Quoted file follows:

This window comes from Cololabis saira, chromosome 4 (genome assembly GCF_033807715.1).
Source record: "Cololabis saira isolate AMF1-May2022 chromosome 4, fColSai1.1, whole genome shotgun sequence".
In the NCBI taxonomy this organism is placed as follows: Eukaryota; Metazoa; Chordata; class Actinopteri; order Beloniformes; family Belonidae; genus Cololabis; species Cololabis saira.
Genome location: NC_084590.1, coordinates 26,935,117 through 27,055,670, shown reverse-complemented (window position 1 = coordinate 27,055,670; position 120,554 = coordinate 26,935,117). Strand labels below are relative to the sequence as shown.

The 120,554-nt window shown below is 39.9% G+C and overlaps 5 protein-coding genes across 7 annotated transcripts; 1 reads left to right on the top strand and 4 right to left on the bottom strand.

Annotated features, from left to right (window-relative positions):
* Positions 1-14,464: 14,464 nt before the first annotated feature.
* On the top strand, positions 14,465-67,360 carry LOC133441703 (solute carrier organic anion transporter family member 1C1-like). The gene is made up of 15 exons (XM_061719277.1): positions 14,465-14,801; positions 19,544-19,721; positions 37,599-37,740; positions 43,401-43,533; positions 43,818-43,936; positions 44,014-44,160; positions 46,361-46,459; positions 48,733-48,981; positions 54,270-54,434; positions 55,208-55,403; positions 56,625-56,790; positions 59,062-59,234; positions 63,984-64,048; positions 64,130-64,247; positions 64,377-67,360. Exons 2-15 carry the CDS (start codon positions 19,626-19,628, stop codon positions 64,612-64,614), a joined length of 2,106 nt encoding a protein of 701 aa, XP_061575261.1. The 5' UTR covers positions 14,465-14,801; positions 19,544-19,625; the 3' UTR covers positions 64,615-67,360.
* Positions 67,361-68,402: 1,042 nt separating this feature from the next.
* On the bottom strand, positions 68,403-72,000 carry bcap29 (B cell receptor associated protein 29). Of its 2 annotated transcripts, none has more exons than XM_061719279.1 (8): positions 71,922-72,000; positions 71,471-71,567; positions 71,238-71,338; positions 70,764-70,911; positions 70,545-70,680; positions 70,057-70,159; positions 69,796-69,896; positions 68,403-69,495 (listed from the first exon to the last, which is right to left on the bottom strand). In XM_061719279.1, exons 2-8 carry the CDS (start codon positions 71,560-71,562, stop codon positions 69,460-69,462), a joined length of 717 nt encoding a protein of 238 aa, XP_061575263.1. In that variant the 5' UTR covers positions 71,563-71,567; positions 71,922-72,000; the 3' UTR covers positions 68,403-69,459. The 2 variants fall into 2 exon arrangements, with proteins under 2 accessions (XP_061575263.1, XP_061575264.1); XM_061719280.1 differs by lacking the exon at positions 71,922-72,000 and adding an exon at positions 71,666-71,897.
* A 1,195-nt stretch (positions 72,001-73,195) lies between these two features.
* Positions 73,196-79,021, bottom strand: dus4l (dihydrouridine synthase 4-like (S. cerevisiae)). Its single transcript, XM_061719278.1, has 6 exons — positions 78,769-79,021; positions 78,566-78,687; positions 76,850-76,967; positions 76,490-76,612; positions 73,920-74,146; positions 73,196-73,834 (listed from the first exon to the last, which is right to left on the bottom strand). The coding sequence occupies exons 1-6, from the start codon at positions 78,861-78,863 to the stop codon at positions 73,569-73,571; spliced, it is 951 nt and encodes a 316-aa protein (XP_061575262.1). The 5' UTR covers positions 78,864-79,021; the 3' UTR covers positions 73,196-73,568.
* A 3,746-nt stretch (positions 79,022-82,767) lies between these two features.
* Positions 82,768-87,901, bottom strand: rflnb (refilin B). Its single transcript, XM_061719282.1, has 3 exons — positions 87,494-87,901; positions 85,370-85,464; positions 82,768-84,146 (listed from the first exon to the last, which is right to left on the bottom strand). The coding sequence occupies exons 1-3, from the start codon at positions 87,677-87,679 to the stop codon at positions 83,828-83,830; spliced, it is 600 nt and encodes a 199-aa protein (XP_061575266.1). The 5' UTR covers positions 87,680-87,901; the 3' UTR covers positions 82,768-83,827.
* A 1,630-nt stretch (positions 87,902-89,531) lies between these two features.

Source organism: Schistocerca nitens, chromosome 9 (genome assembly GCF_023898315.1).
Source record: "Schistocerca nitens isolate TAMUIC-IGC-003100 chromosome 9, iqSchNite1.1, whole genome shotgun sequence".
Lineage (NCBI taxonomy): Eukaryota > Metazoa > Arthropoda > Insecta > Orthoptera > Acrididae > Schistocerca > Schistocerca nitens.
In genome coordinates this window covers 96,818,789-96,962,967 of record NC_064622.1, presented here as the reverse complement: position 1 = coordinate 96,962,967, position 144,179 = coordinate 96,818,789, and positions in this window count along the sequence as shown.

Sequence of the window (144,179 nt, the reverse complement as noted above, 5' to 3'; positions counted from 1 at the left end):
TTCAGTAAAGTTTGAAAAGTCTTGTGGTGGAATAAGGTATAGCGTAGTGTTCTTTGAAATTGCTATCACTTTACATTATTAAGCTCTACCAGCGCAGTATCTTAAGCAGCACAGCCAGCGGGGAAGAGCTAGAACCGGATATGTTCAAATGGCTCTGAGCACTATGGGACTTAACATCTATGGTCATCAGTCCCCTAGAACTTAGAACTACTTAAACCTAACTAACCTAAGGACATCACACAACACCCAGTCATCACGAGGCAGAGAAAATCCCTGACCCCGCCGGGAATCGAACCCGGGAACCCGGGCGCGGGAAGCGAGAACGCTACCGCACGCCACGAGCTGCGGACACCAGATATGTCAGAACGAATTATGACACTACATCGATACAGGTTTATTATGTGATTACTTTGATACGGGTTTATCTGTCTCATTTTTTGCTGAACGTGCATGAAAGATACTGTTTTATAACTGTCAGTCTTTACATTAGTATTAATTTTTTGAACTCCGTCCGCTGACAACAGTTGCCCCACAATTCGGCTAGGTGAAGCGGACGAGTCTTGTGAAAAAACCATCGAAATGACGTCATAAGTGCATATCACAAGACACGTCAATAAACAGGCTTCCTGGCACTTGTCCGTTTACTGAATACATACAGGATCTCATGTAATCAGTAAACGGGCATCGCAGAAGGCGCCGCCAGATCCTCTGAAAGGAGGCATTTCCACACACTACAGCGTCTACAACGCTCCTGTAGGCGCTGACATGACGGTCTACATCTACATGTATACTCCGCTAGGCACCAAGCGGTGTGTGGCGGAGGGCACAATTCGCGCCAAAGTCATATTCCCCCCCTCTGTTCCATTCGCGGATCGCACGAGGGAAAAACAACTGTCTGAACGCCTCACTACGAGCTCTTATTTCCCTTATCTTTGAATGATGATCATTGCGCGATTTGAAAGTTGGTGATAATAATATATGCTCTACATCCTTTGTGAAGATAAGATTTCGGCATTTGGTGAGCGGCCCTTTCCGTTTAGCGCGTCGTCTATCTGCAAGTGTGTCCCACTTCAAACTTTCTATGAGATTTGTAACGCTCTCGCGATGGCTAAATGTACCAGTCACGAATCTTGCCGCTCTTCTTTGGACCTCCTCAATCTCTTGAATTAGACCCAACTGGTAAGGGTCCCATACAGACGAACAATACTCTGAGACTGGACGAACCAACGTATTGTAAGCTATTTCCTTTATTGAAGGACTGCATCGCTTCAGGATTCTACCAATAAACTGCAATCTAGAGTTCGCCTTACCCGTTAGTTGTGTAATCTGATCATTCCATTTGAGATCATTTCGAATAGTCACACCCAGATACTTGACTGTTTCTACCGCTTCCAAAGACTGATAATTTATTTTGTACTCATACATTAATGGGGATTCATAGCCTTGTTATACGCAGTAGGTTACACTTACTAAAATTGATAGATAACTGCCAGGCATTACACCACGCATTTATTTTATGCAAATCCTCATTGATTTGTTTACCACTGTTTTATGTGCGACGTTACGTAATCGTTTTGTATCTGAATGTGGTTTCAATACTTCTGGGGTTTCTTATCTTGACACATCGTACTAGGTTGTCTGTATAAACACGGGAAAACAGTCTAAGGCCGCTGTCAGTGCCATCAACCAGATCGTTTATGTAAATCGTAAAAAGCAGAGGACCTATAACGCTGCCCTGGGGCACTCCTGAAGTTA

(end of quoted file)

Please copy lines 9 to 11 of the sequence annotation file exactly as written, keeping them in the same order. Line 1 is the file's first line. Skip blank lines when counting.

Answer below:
* Positions 67,361-68,402: 1,042 nt separating this feature from the next.
* On the bottom strand, positions 68,403-72,000 carry bcap29 (B cell receptor associated protein 29). Of its 2 annotated transcripts, none has more exons than XM_061719279.1 (8): positions 71,922-72,000; positions 71,471-71,567; positions 71,238-71,338; positions 70,764-70,911; positions 70,545-70,680; positions 70,057-70,159; positions 69,796-69,896; positions 68,403-69,495 (listed from the first exon to the last, which is right to left on the bottom strand). In XM_061719279.1, exons 2-8 carry the CDS (start codon positions 71,560-71,562, stop codon positions 69,460-69,462), a joined length of 717 nt encoding a protein of 238 aa, XP_061575263.1. In that variant the 5' UTR covers positions 71,563-71,567; positions 71,922-72,000; the 3' UTR covers positions 68,403-69,459. The 2 variants fall into 2 exon arrangements, with proteins under 2 accessions (XP_061575263.1, XP_061575264.1); XM_061719280.1 differs by lacking the exon at positions 71,922-72,000 and adding an exon at positions 71,666-71,897.
* A 1,195-nt stretch (positions 72,001-73,195) lies between these two features.